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Intel Power

Research Shows RISC vs. CISC Doesn't Matter 161

Posted by timothy
from the just-a-couple-of-letters dept.
fsterman writes The power advantages brought by the RISC instruction sets used in Power and ARM chips is often pitted against the X86's efficiencies of scale. It's difficult to assess how much the difference between instruction sets matter because teasing out the theoretical efficiency of an ISA from the proficiency of a chip's design team, technical expertise of its manufacturer, and support for architecture-specific optimizations in compilers is nearly impossible . However, new research examining the performance of a variety of ARM, MIPS, and X86 processors gives weight to Intel's conclusion: the benefits of a given ISA to the power envelope of a chip are minute.
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Research Shows RISC vs. CISC Doesn't Matter

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  • by i kan reed (749298) on Thursday August 28, 2014 @09:10AM (#47773765) Homepage Journal

    Back when compilers weren't crazy optimized to their target instruction set, people coding things in assembler wanted CISC, and people using compilers wanted RISC.

    But nowadays almost no one still does the former, and the latter uses CISC chips a lot better.

    This is now a question for comp sci history, not engineers.

  • by Anonymous Coward on Thursday August 28, 2014 @09:36AM (#47773941)

    Yes. As noted by the study (That by the way isn't very good.) "When every transistor counts, then every instruction, clock cycle, memory access, and cache level must be carefully budgeted, and the simple design tenets of RISC become advantageous once again."
    Essentially meaning that "If you want as few transistors as possible it doesn't help to have the CISC to RISC translation layer in x86"

    They also claim things like "The report notes that in certain, extremely specific cases where die sizes must be 1-2mm2 or power consumption is specced to sub-milliwatt levels, RISC microcontrollers can still have an advantage over their CISC brethren." which clearly indicates that their idea of "embedded" systems is limited to smartphones.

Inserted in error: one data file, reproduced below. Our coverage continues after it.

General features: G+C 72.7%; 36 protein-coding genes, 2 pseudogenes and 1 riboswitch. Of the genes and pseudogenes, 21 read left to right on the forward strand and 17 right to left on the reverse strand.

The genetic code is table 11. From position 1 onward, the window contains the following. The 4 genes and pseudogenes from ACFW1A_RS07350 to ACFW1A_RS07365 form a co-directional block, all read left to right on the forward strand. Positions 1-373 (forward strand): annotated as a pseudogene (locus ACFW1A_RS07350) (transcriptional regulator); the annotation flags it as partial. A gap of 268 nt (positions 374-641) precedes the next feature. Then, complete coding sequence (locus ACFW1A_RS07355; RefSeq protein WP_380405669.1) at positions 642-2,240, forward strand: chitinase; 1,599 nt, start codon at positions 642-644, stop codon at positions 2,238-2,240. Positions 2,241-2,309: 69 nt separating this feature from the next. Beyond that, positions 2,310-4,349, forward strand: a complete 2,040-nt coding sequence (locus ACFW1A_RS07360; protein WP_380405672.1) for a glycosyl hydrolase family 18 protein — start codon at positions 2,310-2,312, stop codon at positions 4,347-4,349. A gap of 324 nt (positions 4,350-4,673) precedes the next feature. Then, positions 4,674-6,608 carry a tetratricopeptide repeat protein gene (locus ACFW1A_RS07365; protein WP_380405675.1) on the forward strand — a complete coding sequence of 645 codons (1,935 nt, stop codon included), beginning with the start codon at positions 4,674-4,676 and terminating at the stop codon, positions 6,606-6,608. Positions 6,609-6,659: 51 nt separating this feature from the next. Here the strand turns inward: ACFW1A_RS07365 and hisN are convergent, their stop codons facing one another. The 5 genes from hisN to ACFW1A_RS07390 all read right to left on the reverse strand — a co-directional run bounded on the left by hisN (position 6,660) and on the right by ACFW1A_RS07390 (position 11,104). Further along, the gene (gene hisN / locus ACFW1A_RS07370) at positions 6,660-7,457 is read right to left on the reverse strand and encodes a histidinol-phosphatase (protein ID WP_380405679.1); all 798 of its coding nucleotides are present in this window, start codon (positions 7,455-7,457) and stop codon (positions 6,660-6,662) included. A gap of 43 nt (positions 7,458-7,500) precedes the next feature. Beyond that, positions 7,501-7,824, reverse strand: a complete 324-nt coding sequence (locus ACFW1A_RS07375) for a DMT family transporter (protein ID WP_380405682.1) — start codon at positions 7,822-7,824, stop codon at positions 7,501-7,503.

The cases where you have a battery that can't be recharged on daily basis is hardly an extremely specific case. Not that any CPU they tested is suitable for those applications anyway. They have essentially limited themselves to applications where "not as bad as P4" is acceptable.

  • by timeOday (582209) on Thursday August 28, 2014 @09:37AM (#47773951)
    Here is your answer [7-cpu.com], the A20 is freakishly slow compared to anything Intel would put their name on.

    Granted, you can build a tablet to do specific tasks (like decoding video codecs) around a really slow processor and some special-purpose DSPs. But perhaps the companies in that business aren't making enough profit to interest Intel.

  • by enriquevagu (1026480) on Thursday August 28, 2014 @11:27AM (#47775259)

    This is why we use the terms "Instruction Set Architecture" to define the interface to the (assembler) programmer, and "microarchitecture" to refer to the actual internal implementation. ISA is not bullshit, unless you confuse it with the internal microarchitecture.

  • by Rockoon (1252108) on Thursday August 28, 2014 @12:25PM (#47776135)

    No, the benefit of RISC is that you have many more on chip registers

    Nothing about RISC makes more registers inherent, and nothing about CISC makes less registers inherent. Now shut the fuck up and let the real nerds discuss.

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